Currently, there is much controversy about Minister of Justice Maas's plans to limit and ban sexist and misogynist (gender discriminatory) advertising. How should we evaluate the ban on sexism in advertising from the market researcher’s point of view, and what questions does it raise?
The Ministry of Justice argues that advertising which shows women half-naked and suggestively posed insults the dignity of women. Ultimately, this means that all women are victims, as advertising propagates an image of women which degrades them to the role of a sex object. Does this view of them as victims correspond to reality, or is the Minister of Justice only acting as the enforcer from the unfashionable days of old feminist ideologists which no longer match the image of most young women?
In studies of the Millennials and Generation Y – i.e. the younger generations, born after 1990 – we see that the role models, visual images and body images of both young women and young men have changed. Young women generally no longer want to pulled into the battleground of the women's movement – they see female emancipation as a generational issue for their mothers and grandmothers (e.g. Alice Schwarzer). Young women deal with the issue of female identity in a relaxed and even playfully casual way. Women see themselves as “girls”, and developing a sense of their own feminine strengths, a female image with their own sexiness is a form of behaviour for young women to develop their own identity.
The Millennials and Generation Y are generations which attach the greatest importance to aesthetics and skilful and well-groomed appearance. Their school is Instagram, Snapchat and Facebook, their training camp is their own social media profile and posts. Naturally, this has narcissistic elements, but should you ban teens from advertising themselves in a sexy style in their posts? For young women, sexiness is a confident game, with its own aesthetic and style codes. The notion of victim which underlies the ban on sexism in advertising misses the psychological reality of modern young women.
The desire for an aesthetic appearance has long since been a male issue too, and young men are right up there with young women in their style models and toned body ideals.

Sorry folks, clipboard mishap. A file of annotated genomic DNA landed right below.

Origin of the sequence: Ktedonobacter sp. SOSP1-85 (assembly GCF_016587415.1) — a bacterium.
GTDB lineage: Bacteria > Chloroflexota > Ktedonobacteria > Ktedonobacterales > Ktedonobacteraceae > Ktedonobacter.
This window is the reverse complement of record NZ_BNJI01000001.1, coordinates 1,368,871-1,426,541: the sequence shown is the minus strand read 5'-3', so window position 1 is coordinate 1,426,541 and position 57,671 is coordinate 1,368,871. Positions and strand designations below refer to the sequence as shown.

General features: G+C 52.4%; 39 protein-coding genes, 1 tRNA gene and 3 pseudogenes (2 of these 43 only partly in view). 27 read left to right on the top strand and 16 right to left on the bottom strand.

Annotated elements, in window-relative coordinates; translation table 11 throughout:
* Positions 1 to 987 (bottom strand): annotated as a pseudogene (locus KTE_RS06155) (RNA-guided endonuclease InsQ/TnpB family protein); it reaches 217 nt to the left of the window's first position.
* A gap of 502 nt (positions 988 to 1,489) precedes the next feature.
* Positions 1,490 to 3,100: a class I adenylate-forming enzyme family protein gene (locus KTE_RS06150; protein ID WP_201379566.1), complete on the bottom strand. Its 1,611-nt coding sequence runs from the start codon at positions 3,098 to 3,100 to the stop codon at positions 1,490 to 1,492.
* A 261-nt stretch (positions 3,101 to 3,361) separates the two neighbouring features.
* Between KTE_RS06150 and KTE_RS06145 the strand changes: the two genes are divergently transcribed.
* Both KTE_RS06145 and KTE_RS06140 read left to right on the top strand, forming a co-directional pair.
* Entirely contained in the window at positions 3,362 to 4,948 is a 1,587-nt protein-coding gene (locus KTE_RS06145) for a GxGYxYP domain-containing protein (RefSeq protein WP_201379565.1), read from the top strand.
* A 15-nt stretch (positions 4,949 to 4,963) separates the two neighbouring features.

So how do young men react if they are sold a flight with a sexy rear and bikini “failure", or a slice of sausage with a lot of naked flesh?
Essentially, we have established in our advertising research that male reactions do not match the justice minister's ideas. Young men respond to advertising which uses sex and sexiness partly with arousal – sensual pleasure in the game of suggestion – and partly with irritation, since the advertisers assume that they will respond to the sexual stimulus like a mindless consumer or Pavlovian laboratory subject.
What we do not see in our research is that young men are acquiring a misogynist image of gender from the “sexist” advertising, which is where the justice minister is overestimating the power of the naked images. The younger generations of men are growing up in a world of gender equality. They don’t reduce women to sex objects, because they know that young women have an equal (if not better) education and are making careers for themselves to an equal extent. Men also want to cultivate their own sexiness, and catch up with women in this respect.
Advertising research repeatedly shows that the simple formula “sex sells” is a thing of the past. Brands and products that can’t come up with anything better than mobilising quick arousal in the reptilian hind brain don’t get far in an advertising dialogue with the cortex.
Marketing learned decades ago that it’s a matter of stable customer relationships and particularly intensive response to customer needs which are really linked to aspects of product use. When the Alice telephone brand (now defunct) uses a half-naked model to advertise a change in rates, this isn’t a lasting effect. The same goes with sexual innuendo used to advertise food products.
This is another reason why we can leave it to the market’s self-regulation to dump flatly sexist or stupid and tasteless advertising on the landfill of advertising history.
The Ministry of Justice's proposal runs into serious problems once we look at its implementation. How are we supposed to judge what constitutes sexist advertising?
Does the ministry get to decide? Or will there be a new commission? If so, who chairs it? Will there be a sort of censorship board that advertisements have to be submitted to? And what’s wrong with the Press and Advertising Council?
If you think the ministry's proposal through, you’ll see that it ends at a paternalist state,
a nanny state in which our ministers protect citizens from all possible dangers. After the ban on smoking and the restrictions on gambling, we now see the limits on advertising for these. The ban on sexist advertising goes even further. Its new dimension is its indeterminate character, since ultimately there is no way to say where sexism enters the picture, or where a politically correct presentation of women stops. Orwell captured this in the idea of “thought crime", where any thought tending in the wrong direction is criminal.
It also seems that the nanny state is taking a major wrong turn. Instead of concerning itself with the basic functions of the state – security, infrastructure, integration – it’s taking on secondary protective responsibilities. Protection against sexist advertising seems to be just one of these secondary protective responsibilities, based on outdated ideologies.
(Thomas Ebenfeld, Dirk Ziems)